As the curtain lifted on 2017, there was a sense of trepidation that after a volatile year in 2016, bonds markets were in store for a similar fate.
Political risk was high on the agenda, while the European Central Bank, no stranger to pulling rabbits out of its hat, had announced in December that it would scale back its asset purchases to €60bn from €80bn a month.
That bombshell rattled markets, leading to a government bond sell-off at the long end, with the Bund curve moving to its steepest since mid-2015 and public sector bankers fearing that lengthy maturities could be out of favour in 2017.
And yet, barely four days into the new year, Barclays led a deal for Ireland to issue a €4bn 20-year bond offering that was not only its debut in that tenor but, with €11bn of demand, also showed that the long end was very much alive.
With nerves settled by the deal’s success, there was no let up as the traditional January SSA stampede got under way. And for one sovereign, France, which was entering an election year, getting it right was more important than ever.
The deal managed to push the boundaries of the Green market, bringing a €7bn June 2039 Green bond issue in another Barclays-led trade at the end of January.
While not the first sovereign Green bond – Poland beat it by a matter of weeks – it was the first benchmark trade by a sovereign in the asset class and the longest Green bond at the time. It is still the largest Green bond outstanding. The timing of the trade proved key as political tensions escalated.
Barclays wasn’t just instrumental in bringing the sovereign into the market ahead of the election but leading other French issuers too.
“We’re a top international dealer for French agencies. We brought Unedic ahead of the French elections, not knowing whether Marine Le Pen would get in,” said Lee Cumbes, head of public sector origination at Barclays.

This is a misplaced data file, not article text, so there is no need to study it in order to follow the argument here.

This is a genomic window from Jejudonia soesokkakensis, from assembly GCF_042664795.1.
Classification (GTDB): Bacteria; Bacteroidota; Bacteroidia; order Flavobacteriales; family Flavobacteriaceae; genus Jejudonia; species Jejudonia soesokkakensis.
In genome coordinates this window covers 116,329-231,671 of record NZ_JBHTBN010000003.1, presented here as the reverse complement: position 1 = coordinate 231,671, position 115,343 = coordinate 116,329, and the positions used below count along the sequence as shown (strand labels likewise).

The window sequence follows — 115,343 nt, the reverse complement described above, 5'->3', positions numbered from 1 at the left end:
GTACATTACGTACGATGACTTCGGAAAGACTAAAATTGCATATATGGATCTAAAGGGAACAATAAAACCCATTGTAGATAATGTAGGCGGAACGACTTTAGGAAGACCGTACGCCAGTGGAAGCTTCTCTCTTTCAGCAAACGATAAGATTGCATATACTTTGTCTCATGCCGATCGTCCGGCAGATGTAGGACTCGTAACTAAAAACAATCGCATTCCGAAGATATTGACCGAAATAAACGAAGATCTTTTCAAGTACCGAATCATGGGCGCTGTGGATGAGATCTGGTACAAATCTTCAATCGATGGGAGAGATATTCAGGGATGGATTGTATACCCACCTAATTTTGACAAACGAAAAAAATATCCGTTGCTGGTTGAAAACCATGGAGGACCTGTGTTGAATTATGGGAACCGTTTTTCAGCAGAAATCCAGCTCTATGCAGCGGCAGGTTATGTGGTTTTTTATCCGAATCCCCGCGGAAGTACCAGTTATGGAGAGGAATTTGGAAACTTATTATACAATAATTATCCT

For Cumbes, what makes Barclays stand out is the breadth of its franchise. “Our clients are incredibly exacting and demanding, and need full service and coverage,” he said.
While others have strengths in one or two areas, Barclays’ is across the board. In currencies, whether US dollars, euros or sterling, the UK firm can deliver in all these markets.
“We can talk about ideas that make sense, recommend how to sequence transactions and get the best funding levels,” said Marco Baldini, head of European bond syndicate at Barclays.
“We are not pushing the markets that we’re good at, but the markets that are best for our clients.”
That meant advising clients such as KommuneKredit, Canada Pension Plan Investment Board, and the African Development Bank to consider the euro market as a genuine alternative to US dollars in what was one of the best years for issuance in the single currency.
Barclays was also key to helping large issuers chip away seamlessly at their funding programmes. It was on the top line for seven EFSF/ESM trades and six KfW and EIB euro and US dollar benchmarks.
And while the US dollar lost some of its shine versus the euro, it remained a relevant market that needed safe pairs of hands to navigate, in particular in the treacherous 10-year maturity.
“We should have had a lot more 10-year US dollar this year as yields ticked up, but the market lost confidence and retreated between three and five-year,” said Cumbes.
“It was a tricky part of the market and one that big issuers had shied away from.”
Still, a US$1.5bn 10-year Climate Awareness Bond for the European Investment Bank was priced in May alongside a US$3bn three-year that reopened the tenor in style for frequent issuers, and was the largest public sector 10-year US dollar benchmark of the year at the time.
Barclays also leveraged its natural strength in its home market to provide issuers with a genuine and sizeable alternative to euros and US dollars, despite the currency volatility.
“There was a lot of noise around Brexit and the ups and downs in parliament,” said Cumbes.
“International issuers don’t always have a lot of transparency, but we have access to investors and what the proper flows are.”
Barclays not only helped bring a rare £750m floating-rate note issue for EDC but also the Council of Europe Development Bank’s largest deal in the currency, a £500m five-year.
It also safely steered the UK DMO into the market just ahead of the British election in June, helping garner the largest ever nominal and cash book for a £5bn 2057 tap.
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